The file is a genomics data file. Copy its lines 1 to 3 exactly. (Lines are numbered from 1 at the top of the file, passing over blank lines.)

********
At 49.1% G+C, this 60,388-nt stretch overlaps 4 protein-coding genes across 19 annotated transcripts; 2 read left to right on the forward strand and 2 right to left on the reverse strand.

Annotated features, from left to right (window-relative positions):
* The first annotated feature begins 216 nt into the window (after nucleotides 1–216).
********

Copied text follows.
At 49.1% G+C, this 60,388-nt stretch overlaps 4 protein-coding genes across 19 annotated transcripts; 2 read left to right on the forward strand and 2 right to left on the reverse strand.

Annotated features, from left to right (window-relative positions):
* The first annotated feature begins 216 nt into the window (after nucleotides 1–216).